E!'s Moms in the Moment: Camila Alves McConaughey Shares the Secret to Getting Her Kids to Do Chores

With she and husband Matthew McConaughey busy looking for ways to help those affected by the current health pandemic, Camila Alves McConaughey's brood of three are doing their part at home.

By Alli Rosenbloom, Sarah Grossbart Jun 09, 2020 4:00 PMTags
Watch: Camila Alves McConaughey Feels "Lost" in Quarantine - Moms in the Moment

There's a reason they say it takes a village.

Hard as you may try to find it, there's no guidebook filled with the answers to all your parenting questions: What should they be eating? Are they getting too much screen time? Am I even doing this right? (Spoiler: You are.) So, we're here to help. We've asked your favorite celebrity moms for their tips, tricks and hacks that are guaranteed to get you through every meltdown and milestone.

Welcome to E!'s Moms in the Moment.

Navigating this new normal at home with husband Matthew McConaughey and their three kids, Camila Alves McConaughey found herself, as she put it, a "bit overwhelmed" with the situation. 

Though it had nothing to do with entertaining sons Levi, 11, and Livingston, 7, and daughter Vida, 10. Rather the founder of lifestyle site Woman of Today and co-owner of organic kids food brand Yummy Spoonfuls felt flustered trying to figure out what exactly she could do to help those suffering from the effects of the coronavirus pandemic. 

Celebs Giving Back Throughout the Coronavirus Pandemic

So she decided to try a little bit of everything. With need for assistance at an all-time high, the 38-year-old explains to E! News, "We just kind of decided to go into the basics." That's meant teaming with Bethenny Frankel's BStrong Organization to provide upwards of 200,000 masks to those in their Austin community and, through their Just Keep Livin foundation, "doing meals and giving computers and WiFi to kids that can't have access to food and to their school right now."

Her Women of Today community, meanwhile, is offering meals and masks through their Feed and Protect campaign and 15-minute workout sessions ("Everything from cardio to breathing to meditation," she notes) five days a week. "It's amazing that something even as simple as that," she marvels, "I'm getting so many letters of these women of how much those 15 minutes a day have really, really helped them through this time."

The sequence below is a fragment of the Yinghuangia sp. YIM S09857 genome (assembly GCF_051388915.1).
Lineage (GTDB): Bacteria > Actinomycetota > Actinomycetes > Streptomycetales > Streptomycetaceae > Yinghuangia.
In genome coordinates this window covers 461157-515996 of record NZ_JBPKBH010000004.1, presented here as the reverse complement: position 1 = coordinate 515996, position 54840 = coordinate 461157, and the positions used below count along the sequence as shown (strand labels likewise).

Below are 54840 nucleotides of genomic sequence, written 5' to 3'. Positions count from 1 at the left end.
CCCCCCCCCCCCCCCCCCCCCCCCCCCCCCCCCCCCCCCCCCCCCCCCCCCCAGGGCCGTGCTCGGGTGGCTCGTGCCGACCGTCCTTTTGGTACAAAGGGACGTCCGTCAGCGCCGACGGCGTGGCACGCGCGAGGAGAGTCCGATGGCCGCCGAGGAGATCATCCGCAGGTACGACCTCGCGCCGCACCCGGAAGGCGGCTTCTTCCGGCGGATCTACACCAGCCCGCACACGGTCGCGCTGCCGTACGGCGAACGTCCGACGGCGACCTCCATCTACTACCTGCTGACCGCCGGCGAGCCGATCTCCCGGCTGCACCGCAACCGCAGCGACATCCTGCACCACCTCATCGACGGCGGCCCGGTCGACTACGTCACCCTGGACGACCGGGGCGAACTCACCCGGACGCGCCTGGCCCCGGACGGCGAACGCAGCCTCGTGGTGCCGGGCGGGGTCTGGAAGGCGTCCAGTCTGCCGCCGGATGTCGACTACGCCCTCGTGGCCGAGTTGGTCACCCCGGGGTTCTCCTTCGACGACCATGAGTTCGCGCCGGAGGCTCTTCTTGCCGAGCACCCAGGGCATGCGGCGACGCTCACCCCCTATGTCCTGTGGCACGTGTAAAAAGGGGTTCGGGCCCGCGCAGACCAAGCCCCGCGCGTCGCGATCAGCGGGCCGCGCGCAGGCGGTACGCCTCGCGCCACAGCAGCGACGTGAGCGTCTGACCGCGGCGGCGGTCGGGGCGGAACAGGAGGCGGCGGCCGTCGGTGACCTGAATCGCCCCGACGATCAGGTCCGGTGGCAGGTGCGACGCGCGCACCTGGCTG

Of course, she's getting the littlest members of her brood into the hard work as well.

With Mom and Dad busy giving back, the trio have really had to step up their help on the home front. "My oldest is in charge of breakfast every day, it's what he does," she explains allowing the practice affords her a bit of extra sleep and Levi a sense of responsibility. 

"He takes pride in it. He makes breakfast for his brother and his sister and it creates a bond between them as well," she says. "And my youngest, he isn't allowed to cook on the stove yet but he is allowed to make smoothies so he makes the smoothie snack and he takes a lot of pride in doing that." Giving them that level of accountability to contribute, "It just makes them feel good and feel more in charge and it trickles down to all the other things that they have to do."

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Getting through their chores—"Basic things that any child should know how to do," she says of laundry, dishes and keeping the pantry organized, isn't always a Mary Poppins-style scene. "Some days they go through it singing and dancing and having fun and they create games with it, like who can dry the dishes faster," she says. "And some days it's like, do we really have to do this? So it goes through waves but we try to keep it fun for them."

Basic incentives work, she says, like, "Hey, if you want to watch something together tonight we have to finish everything by a certain time." A little ingenuity goes far, too. "We created a cleaning company and everybody's in charge of one thing."

That sense of structure now extends to schoolwork with she and the actor, plus her mother-in-law, Kay McConaughey, taking on the roles of teacher. Chore lists are printed and attached to the fridge; the school work is in the calendar on the wall. "As much as you can visually print out their schedules so the child then has a point of reference," she says, gets them in the habit of doing it on their own. 

First-Time Moms: Mother's Day 2020

While a certain level of supervision is certainly required to keep them on track, "at least they're not coming to you every 30 minutes, 'Oh, I finished that one what do I do now?'"

Between that and Kay jumping in to play card games with the trio, Camila is able to squeeze a bit of time into her day for self-care ("Once in a while I have to go 'Okay, I need two hours on my own,' and I literally go to my room and lock the door,") or the quarantine version of date night. 

Roy Rochlin/Getty Images

"We'll go on hikes and we'll take our time," the Brazilian-born model and designer says of she and Matthew's go-to way to connect. "After the kids go to bed and it's quiet time we get to catch up and have a drink together."

And, perhaps, plan for their next altruistic venture. 

Looking for ways to entertain your brood? Check out Hilaria Baldwin's 7 parenting tips that will help any mom find her zen and Brie Bella's go-to art project.

For the latest updates on the coronavirus pandemic and for tips on how to prevent the spread of COVID-19, please visit The Center for Disease Control and Prevention at https://www.cdc.gov. To plan your vaccine, head to NBC's Plan Your Vaccine site at PlanYourVaccine.com.